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Has anyone got statistics on actual rigging failures, outside of racing? In my 40 years of sailing I have only heard of one person whom I knew suffering a failure, and that was only an unravelled forestay (no mast damage).
Is this another osmosis scare story?

No stats, but it's not a scare story - rigging can fail. A well-known local rigger once told me he was mortified when a boat he'd rigged lost its mast about a year later whilst cruising. He said it turned out that the mast had subsequently been removed and re-stepped, and that the rigging tension had been set too low. The fittings vibrated and metal fatigue caused them to fail. Most owners never set their rigging up tight enough, he said.
 

Rafiki

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Try Navigators& General. No specific requirements as far as I'm aware, in fact I'm insured with them in order to circumvent the very same problem you have. Furthermore if you are a member of Westerly Owners ( only £15pa) then there is some sort of alleged premium discount - in any case they are very competitive.
 

Sandy

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I suspect the insurance companies have the figures.

Personally, I like the 10 year rule, but did spend some time in the aircraft industry where, at that time, kit was replaced on either time, number of landings or hours in flight.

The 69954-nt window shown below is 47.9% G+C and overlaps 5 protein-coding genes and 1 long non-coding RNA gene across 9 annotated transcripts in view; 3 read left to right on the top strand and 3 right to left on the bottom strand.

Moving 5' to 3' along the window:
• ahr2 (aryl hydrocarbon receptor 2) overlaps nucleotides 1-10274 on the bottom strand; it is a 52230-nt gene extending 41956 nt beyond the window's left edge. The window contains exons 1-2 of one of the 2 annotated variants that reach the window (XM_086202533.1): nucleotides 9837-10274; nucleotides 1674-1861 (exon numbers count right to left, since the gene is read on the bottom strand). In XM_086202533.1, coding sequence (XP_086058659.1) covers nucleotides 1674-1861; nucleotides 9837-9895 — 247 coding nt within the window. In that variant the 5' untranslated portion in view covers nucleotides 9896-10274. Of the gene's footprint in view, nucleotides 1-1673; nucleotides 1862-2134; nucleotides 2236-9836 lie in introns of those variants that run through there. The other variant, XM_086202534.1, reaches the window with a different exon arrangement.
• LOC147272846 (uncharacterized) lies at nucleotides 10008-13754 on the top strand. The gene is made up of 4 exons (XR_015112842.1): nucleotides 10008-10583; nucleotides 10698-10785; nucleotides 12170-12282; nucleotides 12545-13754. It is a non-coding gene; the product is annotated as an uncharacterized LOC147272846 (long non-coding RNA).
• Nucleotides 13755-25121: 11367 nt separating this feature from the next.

Fundamentally, I think it depends what you are planning to do. A day sail in a F4 or an ocean passage, I am planning an ocean passage when the rigging has been up for 11 years I am planning to change it at 10.
 

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GJW don't have a specific 10 year rule but they insist on a survey every 10 years.

They don't exactly insist. They asked me to get a survey, at twice the cost of the annual premium, and I said I wasn't keen. So they said they'd ask again in 3 years, which they did, and I then changed insurer.
 

Spyro

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They don't exactly insist. They asked me to get a survey, at twice the cost of the annual premium, and I said I wasn't keen. So they said they'd ask again in 3 years, which they did, and I then changed insurer.
When I took out my insurance with them it was 7 years but when that came around 3 years ago they said it had been extended to 10. That will be 10 years at the end of this month. I've just had a survey done but never thought to ask about extending it again
 

PaulRainbow

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Try Y Yacht, show them the rigging report that says it's good, but needs changing anyway, i'll bet they laugh at that and insure you.
 

Balbas

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Thanks all. I'm glad I'm not alone and I guess I'm just a bit peeved at the 'it's ok, but change it anyway' line from the riggers. If they'd said that upfront I'd have saved myself £145!
 

rszemeti